Most formal theories of the syntactic competence of the native speaker are designed to deal with what Chomsky (1965) has called “the ideal speaker/listener”, where it is assumed that the speaker is monolingual. Since then, most formal work has retained this simplification, mainly because it has made it easier to construct theories of complex empirical phenomena. Because of this, phenomena of a more complex character, like various kinds of language mixing phenomena seen in bilingual situations, have never received much attention (though see MacSwan 1999; see also Muysken 2000). Given that the latter phenomena are the default in today’s world, it is important that formal approaches to grammar are designed such that they can analyze bilingual (and multilingual) situations. The goal of the present talk is to take a few steps towards such a theory, which will increase our understanding of the interplay between language diversity and universal design: In order to understand cognitive aspects of language mixing, it is also necessary to understand the grammar of bilingual speakers.
This talk will discuss bilingual situations of mixing/code-switching where one language is the native language, but where the other language is acquired later (by the same individual) as a second language. This is typical of immigration into a foreign speech community. Norwegian immigrants in the US since 1850 until today provide an example of such immigration and language mixing. In his seminal work, Haugen (1953) discusses examples such as (1).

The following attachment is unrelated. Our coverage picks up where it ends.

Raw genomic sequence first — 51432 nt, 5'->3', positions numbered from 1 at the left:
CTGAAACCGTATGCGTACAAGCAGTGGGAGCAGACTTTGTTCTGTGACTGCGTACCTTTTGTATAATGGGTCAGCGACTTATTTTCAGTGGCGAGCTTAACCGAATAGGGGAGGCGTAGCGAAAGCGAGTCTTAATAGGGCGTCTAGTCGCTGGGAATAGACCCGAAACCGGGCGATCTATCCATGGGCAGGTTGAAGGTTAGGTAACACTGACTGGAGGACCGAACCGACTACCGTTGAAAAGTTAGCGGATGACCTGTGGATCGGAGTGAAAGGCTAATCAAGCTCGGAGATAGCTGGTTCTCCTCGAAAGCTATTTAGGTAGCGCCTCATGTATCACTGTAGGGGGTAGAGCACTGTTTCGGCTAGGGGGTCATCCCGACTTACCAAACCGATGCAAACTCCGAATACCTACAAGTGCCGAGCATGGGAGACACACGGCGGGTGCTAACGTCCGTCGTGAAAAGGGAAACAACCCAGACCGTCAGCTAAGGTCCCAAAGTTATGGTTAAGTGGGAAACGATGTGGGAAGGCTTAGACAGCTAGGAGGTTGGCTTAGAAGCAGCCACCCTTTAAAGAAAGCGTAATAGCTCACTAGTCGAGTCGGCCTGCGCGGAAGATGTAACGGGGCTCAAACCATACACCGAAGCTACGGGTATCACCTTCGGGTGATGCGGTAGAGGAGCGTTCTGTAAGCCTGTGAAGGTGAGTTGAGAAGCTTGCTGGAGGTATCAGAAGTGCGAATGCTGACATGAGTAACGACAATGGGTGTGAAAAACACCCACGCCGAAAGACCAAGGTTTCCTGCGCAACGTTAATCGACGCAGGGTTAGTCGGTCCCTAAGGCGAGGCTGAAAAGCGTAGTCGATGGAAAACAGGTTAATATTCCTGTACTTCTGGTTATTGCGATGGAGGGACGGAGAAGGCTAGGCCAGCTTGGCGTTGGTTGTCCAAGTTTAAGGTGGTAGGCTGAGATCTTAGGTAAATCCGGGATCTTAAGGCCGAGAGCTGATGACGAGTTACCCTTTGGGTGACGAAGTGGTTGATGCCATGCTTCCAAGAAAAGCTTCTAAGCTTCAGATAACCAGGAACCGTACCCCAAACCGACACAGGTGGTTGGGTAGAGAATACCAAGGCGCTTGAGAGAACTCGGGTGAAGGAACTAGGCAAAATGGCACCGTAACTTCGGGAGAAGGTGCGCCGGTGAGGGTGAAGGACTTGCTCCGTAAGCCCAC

(1) Så play-de dom game-r
then play-PAST they game-PL
‘Then, they played games’
In this example, some of the content words have been replaced by English words, but these English words have Norwegian inflection. We will use additional material collected by several researchers since the 1930ies of the Norwegian immigrant language in America that existed from about 1850 and (for a few speakers) up to our time (available online through The Text Laboratory, University of Oslo).
We will show what the main patterns are in language mixing between Norwegian and American English, and investigate whether they fit into a specific formal theory of the grammar of bilingual speakers. This formal theory will be an exoskeletal theory (Borer 2005), where we distinguish between the content words and the functional words (cf. Åfarli 2007, Lohndal 2012 for exoskeletal theories). We will show that the Norwegian data fits into the following pattern, which is based on other data from Muysken (2000) and Myers Scotton (2002).
(2) a. LSEC + INFLMAIN
b. LMAIN + INFLMAIN
c. *LSEC + INFLSEC (except in bigger code-switched chunks)
d. *LMAIN + INFLSEC
Here L = lexical content morpheme and INFL = inflectional morpheme, and the subscripts MAIN and SEC show whether the morpheme comes from the main or secondary language. This pattern shows that lexical content words cannot come from the main language when the inflectional morphemes come from the secondary language. We will show how an exoskeletal theory predicts this pattern and demonstrate that the contact situation between Norwegian and American English fits into the same picture.